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Biking 101

by Marie Spano, MS, RD

If you think you may be riding on both roads and fairly flat trails, a hybrid bicycle might be right for you. A hybrid combines features from both mountain bikes and road bikes, with a mid-weight frame and tires that are thicker than those of a road bike but thinner than those of a mountain bike. Hybrid bikes cannot be used for very rugged trails.

Finding a good fit
Once you have decided which type of bike you want and approximately how much you want to spend (a used city bike may cost less than $100 [although it will almost certainly need a tune-up, which will cost a few more dollars] while a new full-suspension mountain bike can cost more than $3,000), go to your local bike shop and try some on for size. Most shops, especially those that aren’t part of a national chain, are run and staffed by active cyclists who work there because of their enthusiasm for the sport and desire to help others. They are usually more than willing to help you get started and find the right equipment.

If mountain biking is in your future, you will need to choose between a full-suspension or a hardtail bike. Full-suspension bikes have both front and rear suspension, which allows for a more comfortable ride, but they’re also more expensive. Hardtails have only front suspension. They are lighter and cheaper than full-suspension bikes, and they ride better on smooth terrain, but they are not as comfortable on rough terrain. Some full-suspension bikes have a “lock out” feature that lets you turn off the front and/or rear suspension when riding on flat surfaces.

Before test-riding any bike, have the sales clerk help you pick a bike with the right frame size for your body and also show you how to adjust the seat and handlebars. A properly adjusted bike will maximize both your safety and comfort. To check frame size, straddle the bike with both feet on the ground. You should have 2–4 inches of clearance between the top of the tube and your crotch for mountain bikes and hybrids and 1–2 inches of clearance for a road bike. If the bike has a sloping top tube, which is typical of women’s bikes, measure your clearance from an imaginary top tube.

In addition to examining the height of the top tube, consider its length. The length of the top tube determines how far you have to bend over to reach the handlebars. You should not be stretched all the way out to reach the handlebars. Instead, your elbows should be slightly bent and your back bent from the waist at an approximately 45-degree angle (see illustration here). Riding on a bike with either too much distance or too little distance between seat and handlebars will make it difficult to maneuver your bike. Bikes designed especially for women often fit them better because they take into consideration women’s longer legs and shorter torsos.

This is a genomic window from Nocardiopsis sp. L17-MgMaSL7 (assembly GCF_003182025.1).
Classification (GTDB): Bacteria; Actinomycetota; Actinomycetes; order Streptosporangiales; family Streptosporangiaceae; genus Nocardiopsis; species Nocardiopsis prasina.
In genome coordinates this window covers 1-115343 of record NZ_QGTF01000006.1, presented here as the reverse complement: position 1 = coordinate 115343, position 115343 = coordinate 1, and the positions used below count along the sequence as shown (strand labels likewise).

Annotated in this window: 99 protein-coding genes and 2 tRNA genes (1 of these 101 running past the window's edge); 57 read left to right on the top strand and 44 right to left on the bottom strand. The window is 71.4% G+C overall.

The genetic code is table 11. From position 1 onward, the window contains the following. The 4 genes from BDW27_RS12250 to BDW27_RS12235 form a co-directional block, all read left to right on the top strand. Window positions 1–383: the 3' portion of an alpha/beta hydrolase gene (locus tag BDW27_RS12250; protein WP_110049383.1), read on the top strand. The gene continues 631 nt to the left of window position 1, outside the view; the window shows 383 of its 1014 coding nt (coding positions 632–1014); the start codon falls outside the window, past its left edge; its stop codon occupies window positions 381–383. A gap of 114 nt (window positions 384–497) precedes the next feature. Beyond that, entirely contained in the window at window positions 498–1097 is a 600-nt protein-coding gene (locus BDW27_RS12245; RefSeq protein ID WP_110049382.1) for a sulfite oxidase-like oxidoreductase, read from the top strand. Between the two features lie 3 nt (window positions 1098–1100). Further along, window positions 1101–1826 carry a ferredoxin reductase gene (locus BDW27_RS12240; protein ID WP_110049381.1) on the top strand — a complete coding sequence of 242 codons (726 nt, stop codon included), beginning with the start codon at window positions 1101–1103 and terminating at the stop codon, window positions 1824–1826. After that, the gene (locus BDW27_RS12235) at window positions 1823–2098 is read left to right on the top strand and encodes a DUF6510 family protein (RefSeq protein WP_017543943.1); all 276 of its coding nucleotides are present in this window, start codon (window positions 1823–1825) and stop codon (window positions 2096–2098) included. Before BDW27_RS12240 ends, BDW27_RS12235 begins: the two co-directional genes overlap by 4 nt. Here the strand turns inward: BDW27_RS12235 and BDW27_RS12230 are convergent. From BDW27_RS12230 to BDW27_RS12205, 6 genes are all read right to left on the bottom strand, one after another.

Adjust the bike’s seat so that when you are sitting on it with one foot on the pedal close to the lowest position, your knee is bent slightly (see illustration here). With experience, you may decide to raise or lower the seat to suit your riding style. Mountain bikers, for example, typically lower the seat for greater maneuverability.

Next, adjust the handlebars to the appropriate height. You may need to ride your bike several times to find the right handlebar height for you. In general, handlebars typically range from 2–3 inches below the top of the seat to 2–3 inches above it. Your goal is to find a height that is comfortable and that allows you to easily use the brakes and shift gears.

Bike pedals come in several styles these days. Flat, “platform” pedals are best for novices or those who are doing easy riding on fairly flat surfaces. With flat pedals, you can stop your bike and immediately put your feet on the ground without any problem. Pedals with toe straps or cages secure the foot to the pedal and allow cyclists to go faster since they can use their hip flexors to apply power on the upstroke (as well as pressing down on the downstroke). “Clipless” pedals have no straps or cages but require special cycling shoes with cleats on the bottom that lock into the pedals. They, too, allow the cyclist to go faster since he can apply pressure to the pedal for its full rotation. Because clipless pedals take some getting used to, only experienced cyclists should try using them.

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For More Cycling Information
Getting the Right Fit

 

 

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Statements and opinions expressed on this Web site are those of the authors and not necessarily those of the publishers or advertisers. The information provided on this Web site should not be construed as medical instruction. Consult appropriate health-care professionals before taking action based on this information.

 

 

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